When applied across the pipeline it means that these superscalar processors can have multiple decode units as well as multiple execution units. What is interesting is that the parallelism doesn’t need to be confined to different classes of instructions, but there can also be two load/store units, or two floating point engines and so on. The more execution units the greater the ILP. The greater the ILP the higher the performance.

The length of the pipeline is sometimes referred to as the processors depth, while its ILP capabilities are known as its width. Deep and wide seems to offer a lot of performance benefits. A wide CPU can complete more than one instruction per cycle. So we started at an IPC of 0.25. That went up to 1 and now it can be anywhere from 2 to 8 depending on the CPU.

All that glitters is not gold

At first glance it would seem that creating the deepest and widest processor possible would yield the highest performance gains. However there are some limitations. Instruction level parallelism is only possible if one instruction doesn’t depend on the result of the next. Here is a simplified example:

x = y * 3.14;

z = x + 2;

When compiled into machine code the instructions for the multiplication have to occur first and then the add. While the compiler could make some optimizations, if they are presented to the CPU in the order written by the programmer then the add instructions can’t occur until after the multiply. That means that even with multiple execution units the integer unit can’t be used until the floating point unit has done its job.

This creates what is called a bubble, a hiccup in the pipeline. This means that the IPC will drop, in fact it is very rare (if not impossible) that a CPU will run at its full theoretical IPC. This means that ILP also has practical limitations, often referred to as the ILP Wall.

cortex-a72-microarch-block-diagram-16x9

There is also another problem with ILP. Computer programs aren’t linear. In fact they jump about all over the place. As you tap on the user interface in an app the program needs to jump to one place or another to execute the relevant code. Also things like loops cause the CPU to jump, backwards to repeat the same section of code, again and again, and then to jump out of the loop when it completes.

The problem with branching is that the pipeline is being filled preemptively with the next set of instructions. When the CPU branches then all the instructions in the pipeline could be the wrong ones! This means that the pipeline needs to be emptied and re-filled. To minimize this the CPU needs to predict what will happen at the next branch. This is called branch prediction. The better the branch prediction the better the performance.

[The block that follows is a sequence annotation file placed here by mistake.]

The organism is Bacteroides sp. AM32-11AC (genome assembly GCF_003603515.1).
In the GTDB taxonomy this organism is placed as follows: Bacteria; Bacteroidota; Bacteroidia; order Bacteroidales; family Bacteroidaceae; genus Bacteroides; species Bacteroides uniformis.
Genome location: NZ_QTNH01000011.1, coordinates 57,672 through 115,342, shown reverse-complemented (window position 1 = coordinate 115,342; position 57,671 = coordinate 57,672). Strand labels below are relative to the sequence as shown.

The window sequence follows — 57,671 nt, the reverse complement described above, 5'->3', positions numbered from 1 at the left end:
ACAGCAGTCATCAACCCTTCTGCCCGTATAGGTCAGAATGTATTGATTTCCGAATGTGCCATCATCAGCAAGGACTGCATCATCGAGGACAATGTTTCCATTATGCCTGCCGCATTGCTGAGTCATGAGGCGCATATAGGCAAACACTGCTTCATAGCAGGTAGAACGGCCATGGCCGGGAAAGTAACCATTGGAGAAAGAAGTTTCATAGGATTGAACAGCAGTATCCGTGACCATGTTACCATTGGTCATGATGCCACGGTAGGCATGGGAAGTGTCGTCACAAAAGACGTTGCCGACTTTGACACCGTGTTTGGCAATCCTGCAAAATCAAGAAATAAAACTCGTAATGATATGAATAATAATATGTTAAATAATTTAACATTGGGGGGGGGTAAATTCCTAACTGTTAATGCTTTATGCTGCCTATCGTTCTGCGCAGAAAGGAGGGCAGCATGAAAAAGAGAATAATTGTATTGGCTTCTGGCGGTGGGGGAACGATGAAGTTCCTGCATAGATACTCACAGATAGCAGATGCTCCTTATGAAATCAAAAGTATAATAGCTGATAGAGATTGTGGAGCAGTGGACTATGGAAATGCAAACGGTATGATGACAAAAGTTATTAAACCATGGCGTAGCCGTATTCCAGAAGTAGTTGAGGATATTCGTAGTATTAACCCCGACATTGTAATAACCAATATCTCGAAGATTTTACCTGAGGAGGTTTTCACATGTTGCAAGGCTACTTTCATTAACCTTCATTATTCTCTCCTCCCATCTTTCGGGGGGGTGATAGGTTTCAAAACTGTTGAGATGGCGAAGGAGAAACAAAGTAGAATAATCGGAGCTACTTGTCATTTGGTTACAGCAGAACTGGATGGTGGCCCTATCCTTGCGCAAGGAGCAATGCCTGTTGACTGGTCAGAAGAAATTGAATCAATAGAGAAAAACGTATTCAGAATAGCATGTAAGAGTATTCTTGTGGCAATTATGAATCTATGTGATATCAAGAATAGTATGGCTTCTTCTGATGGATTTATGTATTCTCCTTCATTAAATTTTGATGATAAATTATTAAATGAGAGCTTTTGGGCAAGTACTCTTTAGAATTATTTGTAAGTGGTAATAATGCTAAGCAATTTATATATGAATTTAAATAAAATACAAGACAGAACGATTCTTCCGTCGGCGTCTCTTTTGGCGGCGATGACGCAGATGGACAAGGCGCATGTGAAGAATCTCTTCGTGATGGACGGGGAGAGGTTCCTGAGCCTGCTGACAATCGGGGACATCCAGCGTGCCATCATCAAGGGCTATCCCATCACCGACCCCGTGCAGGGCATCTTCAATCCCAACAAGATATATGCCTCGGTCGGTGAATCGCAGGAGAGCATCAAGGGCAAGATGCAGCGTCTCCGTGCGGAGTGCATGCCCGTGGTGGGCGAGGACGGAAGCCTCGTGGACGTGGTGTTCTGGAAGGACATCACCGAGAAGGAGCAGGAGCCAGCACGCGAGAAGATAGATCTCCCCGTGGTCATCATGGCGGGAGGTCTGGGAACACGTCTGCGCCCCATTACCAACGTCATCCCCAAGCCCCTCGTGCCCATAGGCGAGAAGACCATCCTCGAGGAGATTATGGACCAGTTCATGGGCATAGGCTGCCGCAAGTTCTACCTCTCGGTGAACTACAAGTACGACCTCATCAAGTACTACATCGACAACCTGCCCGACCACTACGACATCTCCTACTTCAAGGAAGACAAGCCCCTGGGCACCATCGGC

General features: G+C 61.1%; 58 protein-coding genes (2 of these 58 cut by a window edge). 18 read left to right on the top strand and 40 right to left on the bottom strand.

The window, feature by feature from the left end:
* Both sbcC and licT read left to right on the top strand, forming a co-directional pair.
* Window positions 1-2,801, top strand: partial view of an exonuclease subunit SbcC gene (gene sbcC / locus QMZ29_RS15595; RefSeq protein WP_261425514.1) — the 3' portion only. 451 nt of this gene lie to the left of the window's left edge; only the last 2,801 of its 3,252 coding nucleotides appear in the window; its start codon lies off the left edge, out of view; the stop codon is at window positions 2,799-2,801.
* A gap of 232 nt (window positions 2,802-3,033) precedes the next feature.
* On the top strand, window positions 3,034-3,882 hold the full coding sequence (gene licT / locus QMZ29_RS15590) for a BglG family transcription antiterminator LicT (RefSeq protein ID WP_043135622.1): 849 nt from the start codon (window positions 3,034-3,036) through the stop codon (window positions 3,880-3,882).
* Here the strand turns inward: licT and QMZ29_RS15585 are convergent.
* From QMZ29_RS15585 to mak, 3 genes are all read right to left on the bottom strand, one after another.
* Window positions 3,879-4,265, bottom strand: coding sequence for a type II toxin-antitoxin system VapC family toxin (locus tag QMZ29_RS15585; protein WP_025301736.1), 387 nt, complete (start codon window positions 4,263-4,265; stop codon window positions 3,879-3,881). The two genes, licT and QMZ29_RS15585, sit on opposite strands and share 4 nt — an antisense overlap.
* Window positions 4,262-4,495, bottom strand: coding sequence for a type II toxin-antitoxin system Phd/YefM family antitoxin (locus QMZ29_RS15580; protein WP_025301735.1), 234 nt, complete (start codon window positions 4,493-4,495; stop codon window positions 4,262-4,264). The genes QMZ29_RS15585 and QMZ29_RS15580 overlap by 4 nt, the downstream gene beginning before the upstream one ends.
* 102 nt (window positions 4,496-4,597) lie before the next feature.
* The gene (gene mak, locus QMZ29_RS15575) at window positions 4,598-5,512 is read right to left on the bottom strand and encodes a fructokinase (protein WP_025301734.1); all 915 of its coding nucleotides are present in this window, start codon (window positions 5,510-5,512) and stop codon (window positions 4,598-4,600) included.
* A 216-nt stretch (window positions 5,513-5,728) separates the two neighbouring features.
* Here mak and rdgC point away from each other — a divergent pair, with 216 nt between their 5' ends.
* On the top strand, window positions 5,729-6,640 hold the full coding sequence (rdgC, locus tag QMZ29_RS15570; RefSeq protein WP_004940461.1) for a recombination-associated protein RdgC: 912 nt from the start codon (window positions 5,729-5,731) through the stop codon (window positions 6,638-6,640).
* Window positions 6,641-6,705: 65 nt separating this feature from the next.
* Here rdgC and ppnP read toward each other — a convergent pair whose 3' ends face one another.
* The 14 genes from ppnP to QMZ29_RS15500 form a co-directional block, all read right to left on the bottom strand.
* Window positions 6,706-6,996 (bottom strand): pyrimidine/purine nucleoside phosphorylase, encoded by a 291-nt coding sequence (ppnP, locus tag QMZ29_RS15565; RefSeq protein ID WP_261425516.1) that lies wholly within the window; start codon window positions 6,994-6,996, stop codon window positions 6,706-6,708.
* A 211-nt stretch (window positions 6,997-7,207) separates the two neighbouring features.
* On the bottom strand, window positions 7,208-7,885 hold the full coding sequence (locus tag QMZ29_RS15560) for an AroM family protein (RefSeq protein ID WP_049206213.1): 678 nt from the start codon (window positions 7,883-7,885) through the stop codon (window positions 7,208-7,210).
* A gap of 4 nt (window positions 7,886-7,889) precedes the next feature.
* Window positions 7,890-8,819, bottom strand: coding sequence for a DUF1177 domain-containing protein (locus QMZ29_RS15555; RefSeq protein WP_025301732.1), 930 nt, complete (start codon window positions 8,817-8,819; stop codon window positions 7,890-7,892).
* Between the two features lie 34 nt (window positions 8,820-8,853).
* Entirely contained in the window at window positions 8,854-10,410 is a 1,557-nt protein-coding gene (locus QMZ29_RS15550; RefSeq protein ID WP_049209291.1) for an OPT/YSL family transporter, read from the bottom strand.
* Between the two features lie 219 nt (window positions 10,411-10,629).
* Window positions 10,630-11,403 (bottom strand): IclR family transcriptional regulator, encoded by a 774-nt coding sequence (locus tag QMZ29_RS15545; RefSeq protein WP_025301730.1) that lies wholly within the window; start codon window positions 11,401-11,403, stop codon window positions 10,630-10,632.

Out-of-order

You got to love the English language, “out of order” can mean that something is broken, but it can also mean that something was done in a different sequence than originally specified. Since there can be bubbles in the pipeline then it would be good if the CPU could scan ahead and see if there are any instructions it could use to fill those gaps. Of course this means that the instructions aren’t being executed in the order specified by the programmer (and the compiler).

This is OK, as long as the CPU can guarantee that executing the instructions in a different order won’t alter the functionality of the program. To do this the CPU needs to run dependency analysis on potential instructions that will be executed out-of-order. If one of these instructions loads a new value into a register that is still being used by a previous group of instructions then the CPU needs to create a copy of the registers and work on both sets separately. This is known as register renaming.

The problem with out-of-order execution, dependency analysis and register renaming is that it is complex. It takes a lot of silicon space and because it is used for every instruction, all the time, then it can be a power hog. As a result not all CPUs have out-of-order capabilities. For example the ARM Cortex-A53 and the Cortex-A35 are “in order” processors. This means that they use less power than their bigger siblings, like the Cortex-A57 or Cortex-A73, but they also have lower performance levels. It is the old trade-off between power consumption and performance.

Instruction window

When looking for instructions to execute out of order, the CPU needs to scan ahead in the pipleline. How far ahead it scans is known as the instruction window. A larger instruction window gives a higher performance per clock cycle, a greater IPC. However it also means a greater silicon area and higher power consumption. It also presents problems for CPU designers as the larger the instruction window, the harder it is to get the internal timings right which means the peak clock frequency will be lower. CPUs with larger instruction windows need more internal resources. There needs to be more register renaming resources, the issue queues need to be longer and the various internal buffers need to be increased.